April flowers

The riverbanks are full of red campion, white dead-nettle, cow parsley, and hawthorn blossom. I barely notice hawthorn all year then suddenly these columns of creamy froth appear like friendly flower aliens beamed down from outer space. No wonder the colloquial name for hawthorn is often the May tree. I have read that the saying “Ne’er cast a clout ‘til May is out” actually refers to the hawthorn flowering rather than the month, which makes a lot of sense as staying in your winter clothes until the end of May always seems particularly risk averse to me.

So spring is here! If I were in any doubt I spotted some cuckoo flowers last week. The cuckoo flower is so called because its flowers are supposed to bloom when the first cuckoo arrives. I have never heard a cuckoo and thought I’d never seen a cuckoo flower either, but have realised where I’d been going wrong. The flower guides describe it as a pink flower but from a distance I would say it looked white, and only had a mauve tinge on closer inspection.

Here are Margaret Erksine Wilson’s beautiful illustrations of hawthorn (which she calls ‘May’), red campion (which isn’t really red but pink), and archangel (which is another name for white dead-nettle but Margaret’s looks more like the yellow variety).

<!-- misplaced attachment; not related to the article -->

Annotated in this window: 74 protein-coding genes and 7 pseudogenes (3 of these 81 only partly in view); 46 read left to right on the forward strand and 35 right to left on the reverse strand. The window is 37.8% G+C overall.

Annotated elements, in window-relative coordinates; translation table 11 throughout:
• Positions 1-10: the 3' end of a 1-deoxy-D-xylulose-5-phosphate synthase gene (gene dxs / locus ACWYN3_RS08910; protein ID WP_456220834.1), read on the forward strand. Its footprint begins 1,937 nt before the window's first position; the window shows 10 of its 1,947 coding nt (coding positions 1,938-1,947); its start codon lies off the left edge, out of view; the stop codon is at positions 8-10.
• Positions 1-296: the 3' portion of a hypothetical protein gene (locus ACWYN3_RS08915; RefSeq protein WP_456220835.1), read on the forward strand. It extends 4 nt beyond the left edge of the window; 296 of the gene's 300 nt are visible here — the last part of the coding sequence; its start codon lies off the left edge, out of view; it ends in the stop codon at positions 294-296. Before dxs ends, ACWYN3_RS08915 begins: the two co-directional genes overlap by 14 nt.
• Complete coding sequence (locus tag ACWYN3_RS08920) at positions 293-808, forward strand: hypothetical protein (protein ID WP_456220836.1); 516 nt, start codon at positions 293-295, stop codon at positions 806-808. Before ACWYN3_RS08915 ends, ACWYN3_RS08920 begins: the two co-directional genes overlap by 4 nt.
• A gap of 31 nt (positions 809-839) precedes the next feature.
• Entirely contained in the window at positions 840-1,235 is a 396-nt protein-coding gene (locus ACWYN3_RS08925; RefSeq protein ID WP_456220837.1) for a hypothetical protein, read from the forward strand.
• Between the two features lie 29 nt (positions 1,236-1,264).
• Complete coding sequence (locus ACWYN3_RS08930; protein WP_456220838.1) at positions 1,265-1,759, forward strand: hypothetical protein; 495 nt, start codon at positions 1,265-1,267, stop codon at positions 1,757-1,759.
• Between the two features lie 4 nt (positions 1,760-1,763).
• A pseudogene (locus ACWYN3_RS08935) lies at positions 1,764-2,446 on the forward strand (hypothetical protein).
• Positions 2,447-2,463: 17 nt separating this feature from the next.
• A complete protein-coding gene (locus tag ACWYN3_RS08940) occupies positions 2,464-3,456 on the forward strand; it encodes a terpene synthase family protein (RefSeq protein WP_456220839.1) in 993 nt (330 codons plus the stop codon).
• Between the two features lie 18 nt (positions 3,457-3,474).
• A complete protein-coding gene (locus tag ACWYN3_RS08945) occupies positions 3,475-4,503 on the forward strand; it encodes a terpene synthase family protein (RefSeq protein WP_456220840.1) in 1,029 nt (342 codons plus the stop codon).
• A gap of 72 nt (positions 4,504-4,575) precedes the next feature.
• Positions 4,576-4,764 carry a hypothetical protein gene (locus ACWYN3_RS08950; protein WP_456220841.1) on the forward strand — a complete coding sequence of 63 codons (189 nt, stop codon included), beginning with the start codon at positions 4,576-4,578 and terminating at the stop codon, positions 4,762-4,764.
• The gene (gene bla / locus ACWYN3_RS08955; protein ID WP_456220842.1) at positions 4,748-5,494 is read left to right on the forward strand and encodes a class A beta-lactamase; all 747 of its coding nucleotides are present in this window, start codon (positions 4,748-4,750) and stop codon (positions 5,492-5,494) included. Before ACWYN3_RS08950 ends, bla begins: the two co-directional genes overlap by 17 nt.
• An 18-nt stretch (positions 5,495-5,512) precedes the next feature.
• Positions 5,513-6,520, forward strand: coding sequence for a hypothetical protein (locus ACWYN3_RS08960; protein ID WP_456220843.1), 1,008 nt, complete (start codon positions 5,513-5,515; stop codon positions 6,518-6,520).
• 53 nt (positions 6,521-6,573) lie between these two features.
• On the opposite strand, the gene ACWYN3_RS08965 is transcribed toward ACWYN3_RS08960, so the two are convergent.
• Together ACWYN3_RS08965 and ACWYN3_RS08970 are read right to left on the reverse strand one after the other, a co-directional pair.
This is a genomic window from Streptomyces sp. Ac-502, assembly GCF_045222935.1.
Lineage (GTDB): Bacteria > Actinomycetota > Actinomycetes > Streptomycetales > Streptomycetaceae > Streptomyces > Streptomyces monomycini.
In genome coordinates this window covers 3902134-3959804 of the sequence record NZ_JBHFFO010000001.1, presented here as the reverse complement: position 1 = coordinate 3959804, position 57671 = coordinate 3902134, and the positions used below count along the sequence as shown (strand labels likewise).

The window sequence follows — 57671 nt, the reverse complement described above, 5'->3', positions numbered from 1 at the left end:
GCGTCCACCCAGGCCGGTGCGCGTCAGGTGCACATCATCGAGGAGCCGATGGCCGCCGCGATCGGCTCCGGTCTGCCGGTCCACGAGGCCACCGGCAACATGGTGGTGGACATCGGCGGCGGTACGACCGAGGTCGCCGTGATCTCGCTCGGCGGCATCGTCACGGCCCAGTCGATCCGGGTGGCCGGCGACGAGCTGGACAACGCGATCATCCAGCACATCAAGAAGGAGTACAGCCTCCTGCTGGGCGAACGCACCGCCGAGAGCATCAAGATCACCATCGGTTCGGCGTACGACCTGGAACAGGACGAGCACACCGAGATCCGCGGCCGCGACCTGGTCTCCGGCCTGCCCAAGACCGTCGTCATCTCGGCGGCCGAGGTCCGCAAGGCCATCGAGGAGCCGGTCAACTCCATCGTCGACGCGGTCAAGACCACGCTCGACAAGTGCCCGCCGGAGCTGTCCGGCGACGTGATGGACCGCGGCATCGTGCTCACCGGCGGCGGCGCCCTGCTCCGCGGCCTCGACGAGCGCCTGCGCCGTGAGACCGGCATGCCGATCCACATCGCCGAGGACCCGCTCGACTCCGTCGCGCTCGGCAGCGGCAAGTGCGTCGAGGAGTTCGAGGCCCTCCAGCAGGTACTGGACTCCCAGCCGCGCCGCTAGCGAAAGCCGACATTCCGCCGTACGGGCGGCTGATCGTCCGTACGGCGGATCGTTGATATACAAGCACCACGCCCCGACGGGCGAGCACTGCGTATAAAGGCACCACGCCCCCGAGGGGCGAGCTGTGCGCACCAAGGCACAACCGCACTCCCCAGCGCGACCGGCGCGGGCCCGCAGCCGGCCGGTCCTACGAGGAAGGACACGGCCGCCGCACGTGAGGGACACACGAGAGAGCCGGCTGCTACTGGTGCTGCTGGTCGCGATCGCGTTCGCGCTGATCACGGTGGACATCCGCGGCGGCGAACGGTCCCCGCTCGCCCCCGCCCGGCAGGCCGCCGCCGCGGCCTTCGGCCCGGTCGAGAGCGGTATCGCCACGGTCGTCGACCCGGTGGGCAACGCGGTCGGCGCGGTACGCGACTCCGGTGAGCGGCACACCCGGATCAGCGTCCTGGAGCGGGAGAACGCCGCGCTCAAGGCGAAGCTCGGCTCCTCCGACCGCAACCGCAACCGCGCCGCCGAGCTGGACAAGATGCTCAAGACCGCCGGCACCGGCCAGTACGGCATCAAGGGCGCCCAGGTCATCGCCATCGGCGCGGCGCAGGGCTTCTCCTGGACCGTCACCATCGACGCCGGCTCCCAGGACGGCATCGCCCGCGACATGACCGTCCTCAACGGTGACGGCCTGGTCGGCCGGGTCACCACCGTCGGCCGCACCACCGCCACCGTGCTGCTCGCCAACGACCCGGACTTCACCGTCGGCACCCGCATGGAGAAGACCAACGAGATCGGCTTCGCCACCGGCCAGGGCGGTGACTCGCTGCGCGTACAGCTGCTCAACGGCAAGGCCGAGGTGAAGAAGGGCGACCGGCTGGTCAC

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Easter

British ABC - A illustration by Hannah Foley. All rights reserved (www.owlingabout.co.uk). atlantic white-sided dolphin, Hannah Foley, illustrator, illustration, children, kids, education, wildlife, natural history, orange, grey, white, blueDid you have a lovely Easter? We did. Highlights for me were a meadow full of delicate white and purple fritillaries here in Devon, and banks of wood anemones like little white stars in a wooded glen in Yorkshire. I find the seasonal gradient across the country fascinating: up in Yorkshire we caught the end of the daffodils but down here the bluebells are now carrying the baton for spring.

The only low point of the holiday was the day I lost the car keys on the beach. The whole day was a litany of disasters including rescuing a lady from a toilet, getting severe sun burn (while I waited for my dad to get the other set of keys from Big Dreamer who was going into a job interview), and a potty training accident in my mum’s conservatory that I think will be forever scorched into her memory. It wasn’t a good day. Fortunately I did get my keys back, via a very kind man who turned out not to live too far from us. Thank goodness for honest people! And no, Big Dreamer didn’t get the job.

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Transforming Conflict